July 17, 2019

Maryland’s Health Care Malpractice Claims Act (“the Health Care Claims Act”), codified in Maryland Code (1976, 2013 Repl. Vol.), Courts & Judicial Proceedings Article (“CJP”), § 3-2A-01, et seq., mandates that claims against a health care provider seeking damages (if the amount claimed is in excess of the concurrent jurisdiction of the District Court) for a “medical injury” (as defined in the Act) must first be filed with the Health Care Alternative Dispute Resolution Office (“HCADRO”). CJP § 3-2A-04(a).

On December 4, 2013, a security guard at a Maryland hospital came to the aid of a patient care technician who was being physically assaulted by a patient. The patient turned his attention to the security guard and began to choke him while threatening to kill him. In the skirmish, the security guard sustained physical injuries.

The security guard filed a complaint (civil lawsuit) in the Circuit Court for Prince George’s County, Maryland against the hospital and the emergency room physicians, alleging that they had been negligent in failing to properly assess and determine the mental status of the patient and in failing to properly monitor and restrain an unstable, violent patient, which was the proximate cause of the injuries he sustained.

The defendants moved to dismiss the complaint, asserting that the complaint alleged medical injury within the scope of the Health Care Claims Act, which motion the trial court granted. The security guard did not appeal the dismissal of his circuit court complaint but did subsequently file a Statement of Claim with the HCADRO, seeking damages for the same incident and injuries that had been the subject of his first complaint filed in the circuit court. The security guard subsequently waived arbitration, as permitted by the Health Care Claims Act, CJP § 3-2A-06B(b), and then filed his second complaint in the Circuit Court for Prince George’s County. The defendants again filed motions to dismiss, arguing that the complaint was filed after the statute of limitations applicable to claims against health care providers, set forth in CJP § 5-109(a), had expired. The circuit court agreed and dismissed the security guard’s second complaint. The security guard then appealed.

The Court of Special Appeals of Maryland (“Maryland Appellate Court”), Maryland’s intermediate appellate court, affirmed the dismissal in an unreported opinion dated June 24. 2019. The Maryland Appellate Court stated that the question of whether the claims asserted by the security guard sought damages for a “medical injury” arising out of the defendants’ professional negligence as health care providers was not before it because that specific issue was decided in the prior ruling of the circuit court that dismissed the security guard’s earlier complaint and became final when he failed to appeal the dismissal: “the lack of any appeal precludes relitigation of that issue.”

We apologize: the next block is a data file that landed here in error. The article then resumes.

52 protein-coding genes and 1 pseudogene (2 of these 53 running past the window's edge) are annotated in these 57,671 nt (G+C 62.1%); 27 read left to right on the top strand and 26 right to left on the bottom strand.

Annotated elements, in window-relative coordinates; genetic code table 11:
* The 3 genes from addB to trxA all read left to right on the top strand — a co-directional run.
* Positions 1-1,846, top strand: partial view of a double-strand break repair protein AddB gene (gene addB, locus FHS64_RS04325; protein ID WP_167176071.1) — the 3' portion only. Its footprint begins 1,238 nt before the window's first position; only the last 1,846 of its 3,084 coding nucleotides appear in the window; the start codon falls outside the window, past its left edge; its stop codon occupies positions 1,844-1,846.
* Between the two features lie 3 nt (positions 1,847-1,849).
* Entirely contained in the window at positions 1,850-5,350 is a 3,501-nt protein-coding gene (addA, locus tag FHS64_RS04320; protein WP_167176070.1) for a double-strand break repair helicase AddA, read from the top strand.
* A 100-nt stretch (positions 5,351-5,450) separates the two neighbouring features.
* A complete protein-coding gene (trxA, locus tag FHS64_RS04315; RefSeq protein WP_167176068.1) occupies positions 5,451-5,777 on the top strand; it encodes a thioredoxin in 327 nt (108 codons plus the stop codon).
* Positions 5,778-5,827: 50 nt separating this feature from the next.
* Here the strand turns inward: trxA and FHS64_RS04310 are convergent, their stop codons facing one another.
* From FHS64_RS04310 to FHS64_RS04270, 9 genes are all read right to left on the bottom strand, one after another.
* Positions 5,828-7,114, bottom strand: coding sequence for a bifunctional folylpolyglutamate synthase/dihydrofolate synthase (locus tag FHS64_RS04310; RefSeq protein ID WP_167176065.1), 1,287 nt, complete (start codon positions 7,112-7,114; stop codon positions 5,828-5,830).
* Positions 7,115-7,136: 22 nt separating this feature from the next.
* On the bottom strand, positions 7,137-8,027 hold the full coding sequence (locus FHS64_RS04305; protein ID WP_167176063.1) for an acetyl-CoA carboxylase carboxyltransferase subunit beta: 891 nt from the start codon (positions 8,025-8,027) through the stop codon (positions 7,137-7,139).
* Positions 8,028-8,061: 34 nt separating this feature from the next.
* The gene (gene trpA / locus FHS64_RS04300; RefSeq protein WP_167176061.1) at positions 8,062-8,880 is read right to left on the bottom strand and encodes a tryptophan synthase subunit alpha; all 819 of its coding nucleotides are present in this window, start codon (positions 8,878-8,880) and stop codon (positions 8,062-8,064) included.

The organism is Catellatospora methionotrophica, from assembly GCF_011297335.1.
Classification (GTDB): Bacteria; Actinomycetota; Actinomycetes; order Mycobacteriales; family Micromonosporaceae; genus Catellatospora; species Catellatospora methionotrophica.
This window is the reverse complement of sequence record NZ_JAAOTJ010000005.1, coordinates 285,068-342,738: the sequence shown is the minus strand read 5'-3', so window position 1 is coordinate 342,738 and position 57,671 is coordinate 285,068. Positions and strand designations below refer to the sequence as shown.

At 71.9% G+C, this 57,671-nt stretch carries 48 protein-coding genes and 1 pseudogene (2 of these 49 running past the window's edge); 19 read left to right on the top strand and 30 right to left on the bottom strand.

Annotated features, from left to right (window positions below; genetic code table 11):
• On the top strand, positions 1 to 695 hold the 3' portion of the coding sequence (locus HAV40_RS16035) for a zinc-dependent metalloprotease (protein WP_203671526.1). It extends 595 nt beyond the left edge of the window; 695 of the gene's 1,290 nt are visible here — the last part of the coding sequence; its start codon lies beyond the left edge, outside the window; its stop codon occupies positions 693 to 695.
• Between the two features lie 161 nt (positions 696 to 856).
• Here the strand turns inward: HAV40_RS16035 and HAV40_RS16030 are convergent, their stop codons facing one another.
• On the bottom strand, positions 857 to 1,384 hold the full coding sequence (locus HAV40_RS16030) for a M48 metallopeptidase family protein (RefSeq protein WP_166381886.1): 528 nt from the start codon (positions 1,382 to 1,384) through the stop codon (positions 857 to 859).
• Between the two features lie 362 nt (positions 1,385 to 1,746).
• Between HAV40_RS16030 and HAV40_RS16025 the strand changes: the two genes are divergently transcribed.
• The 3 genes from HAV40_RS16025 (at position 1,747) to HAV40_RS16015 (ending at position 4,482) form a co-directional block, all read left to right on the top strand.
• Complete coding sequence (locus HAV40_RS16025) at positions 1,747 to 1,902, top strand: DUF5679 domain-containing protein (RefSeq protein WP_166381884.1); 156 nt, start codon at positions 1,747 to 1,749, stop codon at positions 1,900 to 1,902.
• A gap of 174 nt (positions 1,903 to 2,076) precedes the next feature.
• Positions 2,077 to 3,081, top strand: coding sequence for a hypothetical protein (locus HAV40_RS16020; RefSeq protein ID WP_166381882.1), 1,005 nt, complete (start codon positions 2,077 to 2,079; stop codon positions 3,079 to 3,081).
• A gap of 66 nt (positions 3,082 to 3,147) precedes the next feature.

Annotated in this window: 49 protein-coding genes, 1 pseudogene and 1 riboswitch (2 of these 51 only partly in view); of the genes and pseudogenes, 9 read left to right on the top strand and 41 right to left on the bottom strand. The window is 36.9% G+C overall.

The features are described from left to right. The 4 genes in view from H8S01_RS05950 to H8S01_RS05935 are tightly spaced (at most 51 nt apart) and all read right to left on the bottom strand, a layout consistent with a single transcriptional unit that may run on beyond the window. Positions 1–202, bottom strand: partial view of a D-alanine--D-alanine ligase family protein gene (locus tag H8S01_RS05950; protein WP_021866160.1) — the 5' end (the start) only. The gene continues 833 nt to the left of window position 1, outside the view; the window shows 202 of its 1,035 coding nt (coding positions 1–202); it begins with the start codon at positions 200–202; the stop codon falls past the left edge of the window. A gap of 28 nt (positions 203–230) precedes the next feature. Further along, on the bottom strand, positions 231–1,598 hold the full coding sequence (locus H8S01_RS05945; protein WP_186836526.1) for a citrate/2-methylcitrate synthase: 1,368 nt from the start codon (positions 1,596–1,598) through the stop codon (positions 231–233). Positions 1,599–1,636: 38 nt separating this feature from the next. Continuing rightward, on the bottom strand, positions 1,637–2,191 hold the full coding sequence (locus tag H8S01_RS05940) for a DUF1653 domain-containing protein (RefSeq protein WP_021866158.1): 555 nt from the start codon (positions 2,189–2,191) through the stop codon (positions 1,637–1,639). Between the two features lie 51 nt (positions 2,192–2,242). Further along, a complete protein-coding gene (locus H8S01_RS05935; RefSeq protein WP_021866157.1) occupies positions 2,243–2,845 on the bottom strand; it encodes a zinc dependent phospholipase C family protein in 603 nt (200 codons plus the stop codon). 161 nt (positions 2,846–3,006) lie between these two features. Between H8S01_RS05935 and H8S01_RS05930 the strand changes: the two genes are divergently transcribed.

The Maryland Appellate Court cited a prior Court of Appeals of Maryland decision (Maryland’s highest appellate court) that rejected the plaintiff’s argument that her claims asserting professional negligence on the part of her health care providers could proceed even though her statement of claim was not filed with HCADRO until after the applicable statute of limitations as set forth in CJP § 5-109(a) had expired. The Maryland Appellate Court also discussed another Court of Appeals decision that had held that a plaintiff’s initial filing in the ADR Office tolled the three-year general statute of limitations with regard to certain claims (i.e., the claims that did not assert professional negligence could proceed but the Court of Appeals rejected the plaintiff’s argument that her claims asserting professional negligence on the part of her health care providers could proceed).

The Maryland Appellate Court held that the circuit court had properly dismissed the plaintiff’s second complaint.

Source Shepherd v. Doctor’s Community Hospital, No. 849 September Term, 2018.

If you or a loved one may have suffered a medical injury as a result of medical negligence in Maryland or in another U.S. state, you should promptly find a Maryland medical malpractice lawyer, or a medical malpractice lawyer in your state, who may investigate your medical malpractice claim for you and represent you or your loved one in a medical malpractice case, if appropriate.

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